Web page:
Title: To The Lighthouse
Author: Virginia Woolf
First published: 1927
Edition: Paperback, published by Collins in 2013
The serene and maternal Mrs. Ramsay, the tragic yet absurd Mr. Ramsay, and their children and assorted guests are on holiday on the Isle of Skye. From the seemingly trivial postponement of a visit to a nearby lighthouse, Woolf constructs a remarkable, moving examination of the complex tensions and allegiances of family life and the conflict between men and women.
I am so glad I finally read this one. It had been languishing on my bookshelves for far too long!
It took me a little while to get into. The writing style is quite dense and very introspective. I did eventually get into the flow of this novel. It is quite philosophical and it explores human emotions and relationships in quite an extraordinary way. The perspective changes all the time and sometimes I had to back up a few sentences to figure out what was going on and who was thinking what, but I did find that after a while I definitely got used to this style of narration.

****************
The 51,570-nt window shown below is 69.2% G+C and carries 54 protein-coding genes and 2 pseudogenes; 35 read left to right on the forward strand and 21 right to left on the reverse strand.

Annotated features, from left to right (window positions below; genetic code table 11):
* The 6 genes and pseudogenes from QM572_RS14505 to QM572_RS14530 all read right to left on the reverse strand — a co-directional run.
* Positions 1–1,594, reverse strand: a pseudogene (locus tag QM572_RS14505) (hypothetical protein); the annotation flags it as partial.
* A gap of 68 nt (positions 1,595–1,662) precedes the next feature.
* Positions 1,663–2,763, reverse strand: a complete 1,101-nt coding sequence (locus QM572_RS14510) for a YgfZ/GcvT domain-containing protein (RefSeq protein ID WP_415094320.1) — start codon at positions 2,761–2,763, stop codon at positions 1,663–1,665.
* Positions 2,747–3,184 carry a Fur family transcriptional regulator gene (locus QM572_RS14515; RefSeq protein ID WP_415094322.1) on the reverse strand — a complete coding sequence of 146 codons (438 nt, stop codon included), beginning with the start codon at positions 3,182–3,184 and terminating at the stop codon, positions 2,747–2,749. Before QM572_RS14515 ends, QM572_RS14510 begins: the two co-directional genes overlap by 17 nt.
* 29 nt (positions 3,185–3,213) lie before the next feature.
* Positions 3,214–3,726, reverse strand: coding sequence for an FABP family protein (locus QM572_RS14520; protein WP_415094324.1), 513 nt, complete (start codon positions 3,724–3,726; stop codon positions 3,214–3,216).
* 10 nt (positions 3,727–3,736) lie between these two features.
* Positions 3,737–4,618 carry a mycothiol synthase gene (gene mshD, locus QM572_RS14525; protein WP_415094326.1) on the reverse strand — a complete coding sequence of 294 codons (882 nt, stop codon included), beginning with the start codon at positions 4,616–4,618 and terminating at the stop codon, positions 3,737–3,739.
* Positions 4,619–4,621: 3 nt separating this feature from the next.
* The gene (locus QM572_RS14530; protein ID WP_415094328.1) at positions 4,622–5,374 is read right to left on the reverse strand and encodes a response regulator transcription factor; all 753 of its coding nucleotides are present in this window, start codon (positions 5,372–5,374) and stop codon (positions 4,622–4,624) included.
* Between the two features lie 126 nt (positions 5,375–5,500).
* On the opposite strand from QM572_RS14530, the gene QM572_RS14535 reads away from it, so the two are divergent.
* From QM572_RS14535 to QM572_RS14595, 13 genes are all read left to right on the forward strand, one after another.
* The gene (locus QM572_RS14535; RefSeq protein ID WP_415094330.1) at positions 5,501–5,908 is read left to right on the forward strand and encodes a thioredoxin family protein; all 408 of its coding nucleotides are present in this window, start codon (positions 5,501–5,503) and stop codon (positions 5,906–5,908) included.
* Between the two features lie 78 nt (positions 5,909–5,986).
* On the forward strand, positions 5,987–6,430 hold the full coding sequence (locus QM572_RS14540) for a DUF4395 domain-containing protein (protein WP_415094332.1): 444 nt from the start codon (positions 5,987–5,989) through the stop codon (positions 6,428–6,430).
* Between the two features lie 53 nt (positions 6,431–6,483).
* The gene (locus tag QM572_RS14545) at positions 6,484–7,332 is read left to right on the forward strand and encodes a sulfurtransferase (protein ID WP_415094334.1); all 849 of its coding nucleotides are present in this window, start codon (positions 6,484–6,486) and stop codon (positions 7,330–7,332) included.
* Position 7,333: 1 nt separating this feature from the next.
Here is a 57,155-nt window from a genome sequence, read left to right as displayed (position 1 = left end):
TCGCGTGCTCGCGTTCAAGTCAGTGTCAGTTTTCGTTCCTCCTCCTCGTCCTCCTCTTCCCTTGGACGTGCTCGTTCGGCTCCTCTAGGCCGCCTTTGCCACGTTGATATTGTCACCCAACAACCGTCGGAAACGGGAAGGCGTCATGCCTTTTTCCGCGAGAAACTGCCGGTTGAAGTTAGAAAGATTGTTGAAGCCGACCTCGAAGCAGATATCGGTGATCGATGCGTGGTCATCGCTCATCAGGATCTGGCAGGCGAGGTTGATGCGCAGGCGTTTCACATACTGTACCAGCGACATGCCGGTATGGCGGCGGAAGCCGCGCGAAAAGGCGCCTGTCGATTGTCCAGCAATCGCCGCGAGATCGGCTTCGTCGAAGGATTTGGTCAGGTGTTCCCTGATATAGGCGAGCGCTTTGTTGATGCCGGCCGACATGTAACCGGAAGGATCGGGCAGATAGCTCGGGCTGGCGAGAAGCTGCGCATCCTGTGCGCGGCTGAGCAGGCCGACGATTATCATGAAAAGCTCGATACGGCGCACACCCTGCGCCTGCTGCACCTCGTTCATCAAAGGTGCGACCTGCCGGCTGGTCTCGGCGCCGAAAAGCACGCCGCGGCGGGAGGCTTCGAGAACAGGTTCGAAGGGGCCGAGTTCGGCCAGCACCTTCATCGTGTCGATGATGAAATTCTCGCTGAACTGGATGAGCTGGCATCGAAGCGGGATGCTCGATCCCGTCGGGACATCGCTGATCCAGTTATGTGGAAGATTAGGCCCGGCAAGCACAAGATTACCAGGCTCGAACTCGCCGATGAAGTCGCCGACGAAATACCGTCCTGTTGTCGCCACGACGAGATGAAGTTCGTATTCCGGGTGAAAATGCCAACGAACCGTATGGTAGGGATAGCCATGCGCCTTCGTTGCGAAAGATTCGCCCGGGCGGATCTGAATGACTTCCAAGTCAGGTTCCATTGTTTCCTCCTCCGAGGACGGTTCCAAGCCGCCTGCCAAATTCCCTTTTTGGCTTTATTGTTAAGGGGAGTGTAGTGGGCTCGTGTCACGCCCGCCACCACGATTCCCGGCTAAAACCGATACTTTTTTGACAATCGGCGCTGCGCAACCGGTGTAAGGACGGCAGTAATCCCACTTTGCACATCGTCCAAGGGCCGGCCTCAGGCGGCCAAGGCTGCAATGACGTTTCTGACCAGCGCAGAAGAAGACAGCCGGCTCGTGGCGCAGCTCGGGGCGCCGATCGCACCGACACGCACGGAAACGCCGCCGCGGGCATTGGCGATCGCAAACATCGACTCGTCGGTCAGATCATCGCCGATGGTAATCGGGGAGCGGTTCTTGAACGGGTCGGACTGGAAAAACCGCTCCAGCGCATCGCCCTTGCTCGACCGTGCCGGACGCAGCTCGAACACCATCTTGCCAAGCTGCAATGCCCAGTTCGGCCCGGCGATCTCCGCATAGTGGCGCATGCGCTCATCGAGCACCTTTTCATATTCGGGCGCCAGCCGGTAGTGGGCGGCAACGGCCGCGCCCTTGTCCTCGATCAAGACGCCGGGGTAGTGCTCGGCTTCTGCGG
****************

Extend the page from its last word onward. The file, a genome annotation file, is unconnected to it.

The book is basically split in two parts, set ten years apart. Much has happened in the intervening years and people have changed, or not, as the case may be.
Woolf’s writing is often lyrical and beautiful, but I did find it jarring sometimes and I found it hard to keep my mind on it for some reason. It never quite pulled me in, though I am not sure whether it was meant to. For all the deepest emotions that the characters reveal to you, the writing still felt rather cool.
This is a book i would like to get back to at some point. I think I need to stew on it for a while first though.
5 out of 7 stars